How Growing Up With A Lifestyle My Family Couldn’t Afford Changed The Way I Look At Money


For some, spotting a friend a couple bucks, picking up the tab at the restaurant or covering an Uber cost for friends heading to the bar is something they don’t think twice about. It doesn’t get entered into the mental Excel spreadsheet they have in their head of profits and losses, owing and owed — hell, they may not ever even expect anything in return at all.

Growing up in the “pseudo-middle class” meant that at a young age, I was very cognizant of how money would and could limit me and my life as I attempted to get to the place where I am supposed to be. Now pseudo-middle class is, to me, living the middle class lifestyle but in such severe debt that on paper, you’re lower class. This is in no way a knock to that type of life; my parents wanted to give me everything they possibly could and it came at a price that was too expensive for their children’s wallets. They were in some shitty positions and they had to make some tough calls, but I digress.

When you grow up lower to middle-class, you’re involved in your parent’s conversations about bills, budgets, what you all could afford as a family, strategizing to figure out what extracurricular activity would give us the most bang for our buck, how to buy clothes that fit both me and my sister (four years my junior), why we were the last in our class to have a desktop computer and so on.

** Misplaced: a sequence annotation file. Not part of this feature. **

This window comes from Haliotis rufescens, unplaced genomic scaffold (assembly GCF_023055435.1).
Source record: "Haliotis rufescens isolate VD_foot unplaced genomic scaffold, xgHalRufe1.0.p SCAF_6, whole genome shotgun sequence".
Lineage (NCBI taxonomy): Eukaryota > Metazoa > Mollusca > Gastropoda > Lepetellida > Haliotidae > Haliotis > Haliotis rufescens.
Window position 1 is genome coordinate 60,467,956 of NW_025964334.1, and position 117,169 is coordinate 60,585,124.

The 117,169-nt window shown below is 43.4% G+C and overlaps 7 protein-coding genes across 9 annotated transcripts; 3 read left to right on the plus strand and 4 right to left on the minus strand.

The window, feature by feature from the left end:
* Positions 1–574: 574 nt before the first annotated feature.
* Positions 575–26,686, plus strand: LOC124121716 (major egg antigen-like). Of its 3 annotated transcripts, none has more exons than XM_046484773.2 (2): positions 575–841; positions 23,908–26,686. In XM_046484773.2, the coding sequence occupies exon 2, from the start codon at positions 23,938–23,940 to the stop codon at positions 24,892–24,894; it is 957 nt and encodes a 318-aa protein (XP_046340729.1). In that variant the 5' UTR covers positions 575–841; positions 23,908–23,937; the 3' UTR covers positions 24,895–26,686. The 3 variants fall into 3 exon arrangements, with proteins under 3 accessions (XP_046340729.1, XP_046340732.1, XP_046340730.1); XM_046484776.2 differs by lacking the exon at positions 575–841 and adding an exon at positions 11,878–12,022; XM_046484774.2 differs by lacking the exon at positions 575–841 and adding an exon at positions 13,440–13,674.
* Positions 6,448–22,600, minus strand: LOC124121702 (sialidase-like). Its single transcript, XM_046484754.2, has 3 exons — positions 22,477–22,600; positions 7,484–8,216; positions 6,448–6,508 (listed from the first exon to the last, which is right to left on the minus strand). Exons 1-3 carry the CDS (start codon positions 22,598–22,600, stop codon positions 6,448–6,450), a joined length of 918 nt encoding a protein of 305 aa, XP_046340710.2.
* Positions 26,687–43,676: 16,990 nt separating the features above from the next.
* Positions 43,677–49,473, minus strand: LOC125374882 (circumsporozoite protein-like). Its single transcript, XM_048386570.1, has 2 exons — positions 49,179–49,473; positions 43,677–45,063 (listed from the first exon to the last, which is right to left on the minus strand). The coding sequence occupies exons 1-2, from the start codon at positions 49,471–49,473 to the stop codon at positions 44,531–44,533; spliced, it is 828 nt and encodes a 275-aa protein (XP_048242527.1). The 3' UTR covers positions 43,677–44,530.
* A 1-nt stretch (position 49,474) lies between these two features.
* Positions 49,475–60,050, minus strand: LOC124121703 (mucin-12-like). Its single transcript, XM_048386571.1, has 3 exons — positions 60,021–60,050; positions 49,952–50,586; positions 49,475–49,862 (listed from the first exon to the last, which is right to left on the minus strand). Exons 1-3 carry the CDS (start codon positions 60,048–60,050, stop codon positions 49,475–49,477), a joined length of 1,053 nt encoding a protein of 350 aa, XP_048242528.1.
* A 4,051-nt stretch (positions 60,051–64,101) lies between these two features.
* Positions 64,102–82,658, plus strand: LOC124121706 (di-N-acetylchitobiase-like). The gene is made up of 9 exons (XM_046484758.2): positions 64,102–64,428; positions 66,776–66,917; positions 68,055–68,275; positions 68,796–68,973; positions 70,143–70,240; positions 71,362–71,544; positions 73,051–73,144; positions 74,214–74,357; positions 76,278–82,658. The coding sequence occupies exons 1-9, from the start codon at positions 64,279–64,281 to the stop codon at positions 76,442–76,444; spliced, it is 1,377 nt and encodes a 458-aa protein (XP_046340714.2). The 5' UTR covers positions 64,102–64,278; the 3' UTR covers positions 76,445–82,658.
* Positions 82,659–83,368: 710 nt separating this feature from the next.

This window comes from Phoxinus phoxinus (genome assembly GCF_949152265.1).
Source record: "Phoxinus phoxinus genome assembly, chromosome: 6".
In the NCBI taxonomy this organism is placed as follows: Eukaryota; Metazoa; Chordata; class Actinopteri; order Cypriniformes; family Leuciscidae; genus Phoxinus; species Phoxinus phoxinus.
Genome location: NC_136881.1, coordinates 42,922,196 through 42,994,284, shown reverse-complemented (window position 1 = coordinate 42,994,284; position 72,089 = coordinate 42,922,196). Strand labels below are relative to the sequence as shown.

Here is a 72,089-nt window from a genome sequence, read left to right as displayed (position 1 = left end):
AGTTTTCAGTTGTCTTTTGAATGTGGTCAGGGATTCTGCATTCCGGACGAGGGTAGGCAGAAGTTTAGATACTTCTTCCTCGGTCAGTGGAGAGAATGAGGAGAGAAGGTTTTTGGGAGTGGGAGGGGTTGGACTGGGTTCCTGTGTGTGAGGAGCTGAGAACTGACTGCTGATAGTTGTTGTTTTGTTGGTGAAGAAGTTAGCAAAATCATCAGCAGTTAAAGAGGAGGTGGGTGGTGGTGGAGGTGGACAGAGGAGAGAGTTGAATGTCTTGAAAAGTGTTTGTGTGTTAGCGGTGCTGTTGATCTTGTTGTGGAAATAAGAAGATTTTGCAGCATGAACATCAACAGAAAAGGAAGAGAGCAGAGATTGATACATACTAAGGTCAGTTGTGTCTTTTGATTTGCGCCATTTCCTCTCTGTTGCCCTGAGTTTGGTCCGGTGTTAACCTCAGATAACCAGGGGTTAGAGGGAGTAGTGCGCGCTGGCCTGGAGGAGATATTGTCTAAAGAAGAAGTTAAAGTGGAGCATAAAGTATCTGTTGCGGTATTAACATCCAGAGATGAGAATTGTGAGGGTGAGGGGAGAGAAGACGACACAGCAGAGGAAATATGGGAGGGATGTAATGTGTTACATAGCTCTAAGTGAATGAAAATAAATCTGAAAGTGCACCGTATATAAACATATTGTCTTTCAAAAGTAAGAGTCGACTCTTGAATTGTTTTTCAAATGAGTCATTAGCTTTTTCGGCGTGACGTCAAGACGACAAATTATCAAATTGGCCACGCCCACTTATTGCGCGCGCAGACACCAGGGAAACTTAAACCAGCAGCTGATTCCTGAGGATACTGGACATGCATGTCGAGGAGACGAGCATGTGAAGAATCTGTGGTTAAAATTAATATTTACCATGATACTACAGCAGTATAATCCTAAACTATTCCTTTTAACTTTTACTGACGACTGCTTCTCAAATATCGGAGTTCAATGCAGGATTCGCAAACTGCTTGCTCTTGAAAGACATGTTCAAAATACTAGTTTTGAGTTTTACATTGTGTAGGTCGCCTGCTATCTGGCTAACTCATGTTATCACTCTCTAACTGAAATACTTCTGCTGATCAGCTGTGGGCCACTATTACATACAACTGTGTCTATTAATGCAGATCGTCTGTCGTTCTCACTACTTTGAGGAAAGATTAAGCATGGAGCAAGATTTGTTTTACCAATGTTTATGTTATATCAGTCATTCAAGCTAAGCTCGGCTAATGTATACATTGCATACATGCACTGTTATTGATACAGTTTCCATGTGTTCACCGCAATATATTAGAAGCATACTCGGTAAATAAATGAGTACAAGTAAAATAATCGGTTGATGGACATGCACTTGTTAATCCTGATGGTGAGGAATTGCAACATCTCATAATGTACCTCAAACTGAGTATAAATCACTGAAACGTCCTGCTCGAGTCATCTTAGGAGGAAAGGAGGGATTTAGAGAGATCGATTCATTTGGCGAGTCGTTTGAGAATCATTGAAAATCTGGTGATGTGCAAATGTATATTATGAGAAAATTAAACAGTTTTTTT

My friends didn’t have these conversations. They didn’t know what the word cheap meant or why I would bring the Ziploc bags my mom packed my snacks in back home for her to reuse. So when rappers say they’ve got their money on their mind, I get it, just maybe not in the same way. When I mentioned how I keep mental tabs of everything, you probably assumed I’m constantly aware of who owes me what, but it’s actually the opposite. This self-conscious financial feeling has me hyper aware of what I owe and care less about what people owe me, even though you’d expect the reverse. I moved through my adolescence and teen years as though I was in the closet through highschool; trying my best to hide what we were and couldn’t do — keeping up with the Joneses. Because of that incognito mode, I’d act like I was fine with people owing me money, as though I didn’t even notice I covered the $21.77 tab when we grabbed burgers, Jen!

Thankfully, given my parents sacrifices, I was able to get my degree as well as that modestly paying 9-5 that will hopefully set me up for future financial success in life orrrrr it will be my absolute demise as it seems its goal is to bore me to death while I’m forced to say things like, “Happy Monday!”

You’d think I’d let loose, enjoy things, splurge a bit, ignore the spreadsheet in my head because I can now but no, my past is embedded in me. It’s like no matter how much I make, I always live like I’m just getting by on a part-time job wage. This is a blessing and a curse of course; a curse because I have to live in my head, hearing these thoughts and having this guilt, and a blessing because when you live like you’re poor, you save like the rich.